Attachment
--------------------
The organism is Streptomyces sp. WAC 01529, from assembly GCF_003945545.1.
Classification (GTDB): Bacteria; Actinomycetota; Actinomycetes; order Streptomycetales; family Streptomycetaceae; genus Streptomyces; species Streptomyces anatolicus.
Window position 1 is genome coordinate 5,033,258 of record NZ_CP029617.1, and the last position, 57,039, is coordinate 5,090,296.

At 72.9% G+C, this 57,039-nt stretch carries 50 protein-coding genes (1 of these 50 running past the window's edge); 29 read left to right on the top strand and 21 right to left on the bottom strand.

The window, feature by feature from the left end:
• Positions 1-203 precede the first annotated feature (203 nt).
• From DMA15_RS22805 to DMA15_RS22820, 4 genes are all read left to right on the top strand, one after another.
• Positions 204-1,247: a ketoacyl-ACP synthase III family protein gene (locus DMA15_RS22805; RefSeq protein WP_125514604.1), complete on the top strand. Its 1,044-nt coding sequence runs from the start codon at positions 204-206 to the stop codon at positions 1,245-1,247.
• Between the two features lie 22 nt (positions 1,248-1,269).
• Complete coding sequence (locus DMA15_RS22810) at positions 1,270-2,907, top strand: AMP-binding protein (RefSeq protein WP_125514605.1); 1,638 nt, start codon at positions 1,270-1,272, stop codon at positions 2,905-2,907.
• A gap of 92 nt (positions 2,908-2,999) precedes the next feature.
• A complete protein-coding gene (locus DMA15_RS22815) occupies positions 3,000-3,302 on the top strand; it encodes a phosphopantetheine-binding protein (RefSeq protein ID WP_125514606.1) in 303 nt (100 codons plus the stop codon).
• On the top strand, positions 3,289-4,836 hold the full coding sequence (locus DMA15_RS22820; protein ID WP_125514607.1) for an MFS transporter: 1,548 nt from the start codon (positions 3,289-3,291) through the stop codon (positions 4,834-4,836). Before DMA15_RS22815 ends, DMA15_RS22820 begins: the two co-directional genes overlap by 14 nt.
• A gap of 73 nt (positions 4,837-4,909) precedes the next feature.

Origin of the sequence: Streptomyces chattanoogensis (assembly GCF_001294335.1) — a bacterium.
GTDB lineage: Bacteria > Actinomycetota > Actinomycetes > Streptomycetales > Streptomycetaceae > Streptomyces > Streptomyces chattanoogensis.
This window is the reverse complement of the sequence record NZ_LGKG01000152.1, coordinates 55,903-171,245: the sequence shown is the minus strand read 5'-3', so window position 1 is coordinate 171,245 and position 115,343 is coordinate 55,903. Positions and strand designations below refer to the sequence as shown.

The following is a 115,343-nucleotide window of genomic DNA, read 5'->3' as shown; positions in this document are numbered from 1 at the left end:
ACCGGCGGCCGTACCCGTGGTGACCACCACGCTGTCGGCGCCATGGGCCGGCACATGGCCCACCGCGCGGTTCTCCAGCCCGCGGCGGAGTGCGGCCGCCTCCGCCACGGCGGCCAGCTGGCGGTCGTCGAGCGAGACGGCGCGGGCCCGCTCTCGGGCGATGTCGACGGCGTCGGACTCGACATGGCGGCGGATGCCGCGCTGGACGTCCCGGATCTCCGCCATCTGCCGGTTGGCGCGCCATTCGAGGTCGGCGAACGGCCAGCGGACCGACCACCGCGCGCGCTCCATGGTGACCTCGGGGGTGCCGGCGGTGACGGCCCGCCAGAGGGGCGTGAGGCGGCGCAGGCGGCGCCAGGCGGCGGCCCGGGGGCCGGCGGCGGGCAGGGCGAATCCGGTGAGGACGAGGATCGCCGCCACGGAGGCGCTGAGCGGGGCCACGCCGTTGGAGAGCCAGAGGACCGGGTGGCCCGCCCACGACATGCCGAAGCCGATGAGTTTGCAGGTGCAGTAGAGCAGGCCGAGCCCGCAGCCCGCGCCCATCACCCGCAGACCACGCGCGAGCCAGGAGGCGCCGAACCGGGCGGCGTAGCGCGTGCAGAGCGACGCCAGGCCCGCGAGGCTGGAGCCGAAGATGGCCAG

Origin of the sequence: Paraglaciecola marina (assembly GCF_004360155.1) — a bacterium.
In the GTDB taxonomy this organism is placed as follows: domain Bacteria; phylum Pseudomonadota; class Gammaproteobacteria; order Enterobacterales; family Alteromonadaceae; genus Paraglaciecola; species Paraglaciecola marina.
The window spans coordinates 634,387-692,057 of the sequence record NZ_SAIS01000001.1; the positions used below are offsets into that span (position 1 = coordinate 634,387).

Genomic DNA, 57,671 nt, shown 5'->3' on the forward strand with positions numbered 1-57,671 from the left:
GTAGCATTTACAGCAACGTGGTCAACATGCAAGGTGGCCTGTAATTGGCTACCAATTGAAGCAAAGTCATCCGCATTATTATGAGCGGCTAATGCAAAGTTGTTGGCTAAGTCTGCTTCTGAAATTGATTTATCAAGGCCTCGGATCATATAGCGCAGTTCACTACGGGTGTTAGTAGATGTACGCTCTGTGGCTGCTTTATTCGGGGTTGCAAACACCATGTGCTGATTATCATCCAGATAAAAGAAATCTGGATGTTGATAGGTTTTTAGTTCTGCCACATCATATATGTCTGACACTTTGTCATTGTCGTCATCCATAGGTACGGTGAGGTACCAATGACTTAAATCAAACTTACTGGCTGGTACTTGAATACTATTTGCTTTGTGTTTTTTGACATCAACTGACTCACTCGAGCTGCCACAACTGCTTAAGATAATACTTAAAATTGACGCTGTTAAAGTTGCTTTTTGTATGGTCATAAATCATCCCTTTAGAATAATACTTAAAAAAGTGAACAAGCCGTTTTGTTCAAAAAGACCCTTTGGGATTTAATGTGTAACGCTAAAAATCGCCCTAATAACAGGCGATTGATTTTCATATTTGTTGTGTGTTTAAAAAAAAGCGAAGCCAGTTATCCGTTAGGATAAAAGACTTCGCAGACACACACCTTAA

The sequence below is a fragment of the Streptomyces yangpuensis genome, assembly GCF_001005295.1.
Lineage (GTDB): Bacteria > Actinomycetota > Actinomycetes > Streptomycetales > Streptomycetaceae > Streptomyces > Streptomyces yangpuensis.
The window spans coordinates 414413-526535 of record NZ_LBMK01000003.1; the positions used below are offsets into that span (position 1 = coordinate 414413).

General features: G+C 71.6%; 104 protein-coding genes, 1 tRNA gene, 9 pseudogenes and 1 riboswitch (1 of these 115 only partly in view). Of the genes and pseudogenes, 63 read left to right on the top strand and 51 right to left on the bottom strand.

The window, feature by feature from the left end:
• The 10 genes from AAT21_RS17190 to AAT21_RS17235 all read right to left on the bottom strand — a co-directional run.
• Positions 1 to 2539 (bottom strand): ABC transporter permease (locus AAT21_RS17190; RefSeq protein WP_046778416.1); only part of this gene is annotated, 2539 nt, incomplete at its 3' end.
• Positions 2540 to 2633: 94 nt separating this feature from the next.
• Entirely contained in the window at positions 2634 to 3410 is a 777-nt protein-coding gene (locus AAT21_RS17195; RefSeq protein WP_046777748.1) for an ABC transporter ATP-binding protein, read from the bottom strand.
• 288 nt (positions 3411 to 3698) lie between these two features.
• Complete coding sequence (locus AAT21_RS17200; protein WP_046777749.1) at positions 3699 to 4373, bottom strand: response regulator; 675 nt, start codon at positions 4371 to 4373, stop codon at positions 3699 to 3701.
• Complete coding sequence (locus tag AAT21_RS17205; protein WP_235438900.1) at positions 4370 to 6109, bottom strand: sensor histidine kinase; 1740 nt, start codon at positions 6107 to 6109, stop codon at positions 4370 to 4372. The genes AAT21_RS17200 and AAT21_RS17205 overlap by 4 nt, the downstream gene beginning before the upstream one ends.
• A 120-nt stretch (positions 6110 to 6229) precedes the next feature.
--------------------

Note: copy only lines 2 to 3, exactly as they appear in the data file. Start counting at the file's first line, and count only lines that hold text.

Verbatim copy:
Classification (GTDB): Bacteria; Actinomycetota; Actinomycetes; order Streptomycetales; family Streptomycetaceae; genus Streptomyces; species Streptomyces anatolicus.
Window position 1 is genome coordinate 5,033,258 of record NZ_CP029617.1, and the last position, 57,039, is coordinate 5,090,296.